The vernal equinox (about March 21) marks the beginning of spring by making day and night equal in length. Summer solstice (June 20 or 21): the longest day of the year, signaling the beginning of summer. Autumnal equinox (about September 23): a day and night of equal duration that marks the beginning of fall. The winter solstice (December 22) is when day becomes shortest and night lasts the longest.
The four seasons are based on events that happen with respect to the Earth's position relative to the Sun. At perihelion (the closest point to the Sun), the Earth's axis is tilted at an angle of about 5 degrees relative to the orbital plane of the Sun. At this time of year, the Northern Hemisphere is experiencing spring, when the days are getting longer and the snow is melting. Summer comes around the time of the summer solstice, when the Earth is at its most distant from the Sun and can be as much as 14 degrees north or south of the equator. The days are now longest, but it's also very hot outside because the Sun is over the horizon for 24 hours. Fall begins when the Earth returns to its orbit around the Sun, moving away from perihelion. The days are shorter and cooler than they were during spring, but not cold enough for frost at the equator. Winter occurs when the Earth is at its furthest distance from the Sun, and can be as far as 50 degrees north or south of the equator.
Summer solstice (June 20 or 21): the longest day of the year, marking the start of summer. Autumnal equinox (about September 23): a day and night of equal duration signaling the start of fall. Winter solstice (December 21 or 22): the shortest day of the year, indicating the start of winter. Spring equinox (about March 19): a day and night of equal duration signaling the start of spring.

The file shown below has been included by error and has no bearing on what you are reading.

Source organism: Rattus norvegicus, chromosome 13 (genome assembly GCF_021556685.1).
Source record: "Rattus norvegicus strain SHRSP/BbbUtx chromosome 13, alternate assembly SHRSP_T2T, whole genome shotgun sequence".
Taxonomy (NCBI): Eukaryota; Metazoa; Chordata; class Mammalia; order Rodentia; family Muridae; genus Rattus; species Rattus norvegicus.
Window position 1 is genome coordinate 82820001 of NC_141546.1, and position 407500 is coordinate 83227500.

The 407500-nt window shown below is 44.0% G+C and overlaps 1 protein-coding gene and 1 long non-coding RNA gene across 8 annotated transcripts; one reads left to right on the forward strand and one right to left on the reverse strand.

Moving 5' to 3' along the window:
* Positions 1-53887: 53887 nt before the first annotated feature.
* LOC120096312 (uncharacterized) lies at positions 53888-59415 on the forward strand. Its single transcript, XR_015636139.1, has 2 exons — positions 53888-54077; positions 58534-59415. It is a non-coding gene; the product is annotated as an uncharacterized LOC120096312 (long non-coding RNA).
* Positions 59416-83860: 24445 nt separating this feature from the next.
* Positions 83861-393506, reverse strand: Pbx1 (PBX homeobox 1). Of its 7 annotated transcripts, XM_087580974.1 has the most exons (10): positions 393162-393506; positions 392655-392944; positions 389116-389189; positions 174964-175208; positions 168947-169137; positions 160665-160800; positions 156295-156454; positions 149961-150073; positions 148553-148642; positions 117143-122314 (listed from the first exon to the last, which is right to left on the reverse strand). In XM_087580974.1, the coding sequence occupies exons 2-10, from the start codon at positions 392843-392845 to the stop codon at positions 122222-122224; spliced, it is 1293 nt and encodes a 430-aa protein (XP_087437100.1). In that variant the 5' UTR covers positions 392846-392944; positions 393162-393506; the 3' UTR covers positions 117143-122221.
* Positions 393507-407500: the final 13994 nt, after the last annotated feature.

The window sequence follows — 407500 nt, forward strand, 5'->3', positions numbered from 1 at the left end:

These are the official definitions from NASA. But you can think of them as different seasons of the year based on how long it takes for the sun to go through these phases: summer, spring, winter, and autumn. They all share the same earth around which it orbits, but because they occur at different times of year, our location on this earth determines what season we are in at any given time.
For example, if you were standing in New York City in June, it would be summer there, but if you were standing in San Francisco in December, it would be cold there! The only thing that keeps us warm is the knowledge that soon enough it will be summer again...
The four seasons described above are just two of many that can be defined by looking at the relationship between the sun, earth, and moon. There are also two more seasonal periods that can be identified using astronomical observations: the rainy season and the harvest season.
SOLSTICES AND EQUINOXES
|Vernal Equinox||March 20||0°|
|Summer Solstice||June 21||23.5°N|
|Autumnal Equinox||September 23||0°|
|Winter Solstice||December 22||23.5°S|
The vernal equinox, the first day of spring, features 12 hours of sunshine and 12 hours of darkness. The name "vernal" comes from the Latin word for "spring," while the phrase "equinox" comes from the Latin word for "equal night." Because of the abundance of water, light, warmth, and soil available during the spring, many trees, flowers, plants, and bulbs begin to flourish (compost). As the summer months approach, the temperatures rise and the snow begins to melt, causing rivers, creeks, and lakes to flow again.
There are two types of springs: hot and cold. A hot spring is one that is naturally heated by an underground source of heat. The water in these springs is usually at a high temperature, which can be beneficial for bathing. However, because the water is so hot, you need to be careful not to get any of it on your skin. The temperature of a hot spring can also be harmful if you slip and fall into it! A cold spring is one that flows out of frozen ground. The water in these springs is usually very cold, so taking a bath or shower in one is fun for everyone involved!
Many people think that only natural springs are cool. This is not true; even man-made springs can be cool. If you live in a area where there is heavy traffic on the road near a pool, lake, or other body of water, then someone will most likely have turned on the fountain option for their vehicle stereo system.